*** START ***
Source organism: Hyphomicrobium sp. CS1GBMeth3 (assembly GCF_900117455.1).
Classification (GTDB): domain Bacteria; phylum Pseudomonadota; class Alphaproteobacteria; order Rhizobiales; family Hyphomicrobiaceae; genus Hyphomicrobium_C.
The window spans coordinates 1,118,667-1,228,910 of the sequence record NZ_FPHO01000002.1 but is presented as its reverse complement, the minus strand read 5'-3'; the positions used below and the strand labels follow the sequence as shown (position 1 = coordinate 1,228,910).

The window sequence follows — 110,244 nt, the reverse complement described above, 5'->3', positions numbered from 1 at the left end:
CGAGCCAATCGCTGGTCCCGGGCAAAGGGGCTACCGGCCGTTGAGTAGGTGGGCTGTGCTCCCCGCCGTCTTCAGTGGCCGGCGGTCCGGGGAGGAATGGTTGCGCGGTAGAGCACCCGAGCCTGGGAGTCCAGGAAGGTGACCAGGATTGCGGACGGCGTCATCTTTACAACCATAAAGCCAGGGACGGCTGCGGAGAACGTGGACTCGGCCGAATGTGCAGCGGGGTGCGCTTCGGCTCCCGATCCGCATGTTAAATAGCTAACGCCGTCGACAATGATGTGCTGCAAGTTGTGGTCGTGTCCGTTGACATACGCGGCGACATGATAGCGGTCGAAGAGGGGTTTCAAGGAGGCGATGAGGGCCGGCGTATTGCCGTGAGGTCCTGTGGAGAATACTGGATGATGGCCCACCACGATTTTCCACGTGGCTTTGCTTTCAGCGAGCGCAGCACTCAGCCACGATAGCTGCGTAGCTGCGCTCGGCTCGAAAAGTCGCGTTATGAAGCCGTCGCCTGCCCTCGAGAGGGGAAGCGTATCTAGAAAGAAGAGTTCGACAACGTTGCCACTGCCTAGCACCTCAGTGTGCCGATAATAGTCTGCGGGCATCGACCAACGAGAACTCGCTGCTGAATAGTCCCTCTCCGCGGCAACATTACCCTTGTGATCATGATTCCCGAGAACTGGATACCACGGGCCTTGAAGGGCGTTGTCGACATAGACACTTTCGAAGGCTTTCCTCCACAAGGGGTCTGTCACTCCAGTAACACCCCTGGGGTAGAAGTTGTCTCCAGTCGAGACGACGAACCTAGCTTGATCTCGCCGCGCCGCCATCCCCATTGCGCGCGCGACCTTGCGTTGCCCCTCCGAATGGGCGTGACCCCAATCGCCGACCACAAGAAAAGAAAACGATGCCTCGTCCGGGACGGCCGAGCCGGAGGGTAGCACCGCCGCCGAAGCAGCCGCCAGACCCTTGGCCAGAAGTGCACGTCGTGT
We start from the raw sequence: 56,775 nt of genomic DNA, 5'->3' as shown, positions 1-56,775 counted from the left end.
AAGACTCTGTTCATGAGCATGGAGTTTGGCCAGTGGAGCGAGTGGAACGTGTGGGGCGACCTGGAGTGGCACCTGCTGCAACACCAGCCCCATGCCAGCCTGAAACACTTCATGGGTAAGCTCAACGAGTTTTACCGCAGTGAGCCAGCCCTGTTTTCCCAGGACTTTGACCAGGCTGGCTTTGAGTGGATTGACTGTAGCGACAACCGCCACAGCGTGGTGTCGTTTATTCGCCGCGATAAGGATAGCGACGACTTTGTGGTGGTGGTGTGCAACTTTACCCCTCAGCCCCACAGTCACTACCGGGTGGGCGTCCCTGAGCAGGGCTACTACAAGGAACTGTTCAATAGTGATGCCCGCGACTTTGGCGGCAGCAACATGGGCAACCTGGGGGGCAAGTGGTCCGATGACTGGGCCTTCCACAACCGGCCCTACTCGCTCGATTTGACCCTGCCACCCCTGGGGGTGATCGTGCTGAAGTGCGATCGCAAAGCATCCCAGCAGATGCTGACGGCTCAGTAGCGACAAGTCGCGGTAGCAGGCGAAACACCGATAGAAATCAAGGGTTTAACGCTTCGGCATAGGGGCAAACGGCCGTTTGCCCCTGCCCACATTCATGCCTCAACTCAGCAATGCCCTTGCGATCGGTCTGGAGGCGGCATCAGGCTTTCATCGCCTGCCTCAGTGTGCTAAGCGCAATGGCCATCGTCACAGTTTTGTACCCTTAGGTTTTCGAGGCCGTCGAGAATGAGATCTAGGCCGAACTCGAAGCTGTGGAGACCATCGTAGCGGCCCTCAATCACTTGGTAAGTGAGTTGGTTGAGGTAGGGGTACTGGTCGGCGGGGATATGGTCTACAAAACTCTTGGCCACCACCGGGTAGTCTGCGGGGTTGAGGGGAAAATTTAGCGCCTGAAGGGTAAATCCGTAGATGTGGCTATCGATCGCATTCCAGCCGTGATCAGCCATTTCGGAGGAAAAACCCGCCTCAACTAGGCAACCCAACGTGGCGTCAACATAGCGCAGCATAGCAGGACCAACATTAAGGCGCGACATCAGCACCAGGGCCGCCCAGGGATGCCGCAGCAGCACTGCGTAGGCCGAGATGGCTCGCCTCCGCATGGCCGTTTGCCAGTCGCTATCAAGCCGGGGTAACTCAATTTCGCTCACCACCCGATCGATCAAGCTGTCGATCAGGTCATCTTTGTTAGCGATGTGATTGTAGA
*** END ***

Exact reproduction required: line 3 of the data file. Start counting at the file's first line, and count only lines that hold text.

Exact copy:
The window spans coordinates 1,118,667-1,228,910 of the sequence record NZ_FPHO01000002.1 but is presented as its reverse complement, the minus strand read 5'-3'; the positions used below and the strand labels follow the sequence as shown (position 1 = coordinate 1,228,910).